Basically I have a node type which I've named "rss". Its purpose is exactly as I'm sure you guessed, all of these nodes are available as an rss view at a specific url (ex: http://mysite/rss/feed).

When a node of that type gets created (or updated I suppose) I need to make an http request to a specific url (the details to that are irrelevant to this question).

So lets say I create a new "rss" post on my drupal site, after it gets submitted I need an http request to the url ex: http://myapplication/blog?status=fetch

I know that I can make such a request happen with the visit url function in actions core module, and "trigger" it on node creation (not of a specific type though) but I think it does exactly that, and actually VISITS the url, whereas I just need it to make a curl type request.

I'm also using the scheduler module, so posts of this type can be scheduled, so I would need to trigger the action in sync with the schedule, if it is scheduled to be posted at a certain time/date, that is.

I'm guessing I need to use some sort of hook functionality and make my own module, true? Or is there any other way of doing this?

1 Answer 1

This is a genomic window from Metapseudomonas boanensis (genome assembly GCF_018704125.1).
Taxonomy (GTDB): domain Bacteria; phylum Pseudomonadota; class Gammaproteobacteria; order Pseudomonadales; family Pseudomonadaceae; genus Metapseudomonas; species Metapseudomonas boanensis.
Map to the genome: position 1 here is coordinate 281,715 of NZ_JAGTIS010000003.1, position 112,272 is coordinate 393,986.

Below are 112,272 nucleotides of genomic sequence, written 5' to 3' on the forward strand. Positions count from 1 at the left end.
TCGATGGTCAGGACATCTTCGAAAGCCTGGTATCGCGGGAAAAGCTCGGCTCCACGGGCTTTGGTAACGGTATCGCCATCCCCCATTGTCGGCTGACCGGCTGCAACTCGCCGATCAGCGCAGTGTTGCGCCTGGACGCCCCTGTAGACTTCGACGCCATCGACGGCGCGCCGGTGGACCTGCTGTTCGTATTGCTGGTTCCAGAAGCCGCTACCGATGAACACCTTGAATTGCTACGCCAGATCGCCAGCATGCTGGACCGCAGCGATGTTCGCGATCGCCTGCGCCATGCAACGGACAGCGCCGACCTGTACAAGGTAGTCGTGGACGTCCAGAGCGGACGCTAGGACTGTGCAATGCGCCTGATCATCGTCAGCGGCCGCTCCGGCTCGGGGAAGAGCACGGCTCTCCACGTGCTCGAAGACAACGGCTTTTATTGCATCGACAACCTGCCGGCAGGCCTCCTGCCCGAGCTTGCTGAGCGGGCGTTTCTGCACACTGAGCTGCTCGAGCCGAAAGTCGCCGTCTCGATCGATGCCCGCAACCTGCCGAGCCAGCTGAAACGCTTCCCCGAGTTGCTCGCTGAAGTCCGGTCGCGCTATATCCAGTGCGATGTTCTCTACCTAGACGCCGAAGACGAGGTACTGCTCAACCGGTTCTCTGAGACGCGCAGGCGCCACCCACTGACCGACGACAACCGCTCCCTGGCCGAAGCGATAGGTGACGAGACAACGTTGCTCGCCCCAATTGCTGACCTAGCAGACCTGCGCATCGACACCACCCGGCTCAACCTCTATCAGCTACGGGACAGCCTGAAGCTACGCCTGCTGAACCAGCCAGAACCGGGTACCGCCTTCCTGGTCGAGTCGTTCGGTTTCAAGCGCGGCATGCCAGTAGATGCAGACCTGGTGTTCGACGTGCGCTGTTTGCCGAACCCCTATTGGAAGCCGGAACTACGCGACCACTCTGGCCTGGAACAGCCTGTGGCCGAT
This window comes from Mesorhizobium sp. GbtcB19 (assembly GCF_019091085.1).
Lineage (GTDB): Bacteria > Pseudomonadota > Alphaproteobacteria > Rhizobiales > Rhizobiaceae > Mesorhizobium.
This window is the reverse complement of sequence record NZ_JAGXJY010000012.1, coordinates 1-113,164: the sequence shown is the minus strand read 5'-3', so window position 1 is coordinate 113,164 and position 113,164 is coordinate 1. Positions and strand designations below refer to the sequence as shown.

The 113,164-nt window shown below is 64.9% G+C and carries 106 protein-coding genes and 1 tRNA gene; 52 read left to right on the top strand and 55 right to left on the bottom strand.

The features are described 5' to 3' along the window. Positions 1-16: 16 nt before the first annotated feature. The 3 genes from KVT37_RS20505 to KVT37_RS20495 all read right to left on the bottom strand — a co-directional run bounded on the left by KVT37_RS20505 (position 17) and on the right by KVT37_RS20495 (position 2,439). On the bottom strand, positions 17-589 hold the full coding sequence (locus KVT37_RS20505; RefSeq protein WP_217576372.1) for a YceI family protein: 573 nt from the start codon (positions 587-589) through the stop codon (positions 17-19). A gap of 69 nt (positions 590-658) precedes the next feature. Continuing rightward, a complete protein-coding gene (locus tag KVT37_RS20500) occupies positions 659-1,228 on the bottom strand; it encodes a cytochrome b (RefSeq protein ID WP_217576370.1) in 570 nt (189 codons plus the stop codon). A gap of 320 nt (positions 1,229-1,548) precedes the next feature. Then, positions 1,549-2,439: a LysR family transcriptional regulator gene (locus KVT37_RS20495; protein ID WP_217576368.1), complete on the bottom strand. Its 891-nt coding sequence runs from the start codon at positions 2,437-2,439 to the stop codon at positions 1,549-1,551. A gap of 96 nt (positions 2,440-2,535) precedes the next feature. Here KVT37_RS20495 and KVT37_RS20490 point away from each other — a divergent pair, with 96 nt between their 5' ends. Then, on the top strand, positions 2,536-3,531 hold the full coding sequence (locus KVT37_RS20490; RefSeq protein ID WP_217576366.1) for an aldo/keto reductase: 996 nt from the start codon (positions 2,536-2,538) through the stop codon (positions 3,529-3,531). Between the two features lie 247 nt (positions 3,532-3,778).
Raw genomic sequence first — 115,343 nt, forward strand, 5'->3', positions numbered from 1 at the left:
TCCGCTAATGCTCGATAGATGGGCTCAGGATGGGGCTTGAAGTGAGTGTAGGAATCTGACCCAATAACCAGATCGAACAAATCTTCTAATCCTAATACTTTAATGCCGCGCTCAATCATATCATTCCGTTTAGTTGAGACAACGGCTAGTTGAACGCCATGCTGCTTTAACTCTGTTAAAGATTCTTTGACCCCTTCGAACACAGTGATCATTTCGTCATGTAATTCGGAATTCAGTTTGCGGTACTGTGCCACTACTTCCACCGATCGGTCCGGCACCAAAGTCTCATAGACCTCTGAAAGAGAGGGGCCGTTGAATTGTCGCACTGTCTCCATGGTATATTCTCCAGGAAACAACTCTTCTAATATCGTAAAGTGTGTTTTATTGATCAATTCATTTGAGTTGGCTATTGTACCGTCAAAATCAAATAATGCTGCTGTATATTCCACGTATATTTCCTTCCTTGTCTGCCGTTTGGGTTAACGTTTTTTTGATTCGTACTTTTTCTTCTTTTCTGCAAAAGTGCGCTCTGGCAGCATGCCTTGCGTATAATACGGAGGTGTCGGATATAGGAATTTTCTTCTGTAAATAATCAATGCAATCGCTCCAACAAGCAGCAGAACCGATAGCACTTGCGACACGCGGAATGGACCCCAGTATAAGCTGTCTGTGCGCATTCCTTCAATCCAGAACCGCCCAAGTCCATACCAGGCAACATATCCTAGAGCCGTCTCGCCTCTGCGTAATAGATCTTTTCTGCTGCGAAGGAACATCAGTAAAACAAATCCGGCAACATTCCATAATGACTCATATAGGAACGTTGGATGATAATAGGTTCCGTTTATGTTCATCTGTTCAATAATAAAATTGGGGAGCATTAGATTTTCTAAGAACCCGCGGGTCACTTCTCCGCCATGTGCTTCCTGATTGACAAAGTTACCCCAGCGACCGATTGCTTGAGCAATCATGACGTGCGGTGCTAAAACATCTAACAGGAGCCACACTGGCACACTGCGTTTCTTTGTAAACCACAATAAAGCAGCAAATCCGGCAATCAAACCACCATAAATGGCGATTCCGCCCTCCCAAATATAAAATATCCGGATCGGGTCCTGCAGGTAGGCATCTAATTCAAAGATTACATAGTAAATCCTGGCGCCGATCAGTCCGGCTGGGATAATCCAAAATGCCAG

There's no pre-configured action for making a back-end request like that, so you will need to write some code. It's not going to be terribly hard to accomplish, though. Drupal has a function called drupal_http_request() to hit the external URL. You'll execute that function within a hook_nodeapi() implementation, which runs at various times in the node creation process.

Drupal 6:

 * Implements hook_nodeapi().
function MODULENAME_nodeapi(&$node, $op) {
  // In D6, this hook is executed at various points in the node creation/render process.
  // We only want to run code during the node's "insert" operation.
  if ($op == 'insert') {
    // Only run for RSS nodes.
    if ($node->type == 'rss') {
      // Make a back-end HTTP request to an external resource.
      $url = 'http://my-url.com';
      $response = drupal_http_request($url);
  • And eventually you'll realize this blocks for the response and realize doing this on node insert is a bad idea and should be done in its own process and run cron every minute with a task to do any queue'd Curl requests ... because waiting for timeout of this to complete per insert is silly for an enduser.
    – tenken
    Nov 20, 2013 at 4:49
  • Easy there. One step at a time.
    – Les Lim
    Nov 20, 2013 at 5:10
  • @tenken Thanks to both. I did actually end up using a bit of both answers, and I did take your suggestion and use hook_cron to trigger it on cron
    – Jon Girard
    Nov 20, 2013 at 9:40

Your Answer

By clicking “Post Your Answer”, you agree to our terms of service and acknowledge you have read our privacy policy.

Not the answer you're looking for? Browse other questions tagged or ask your own question.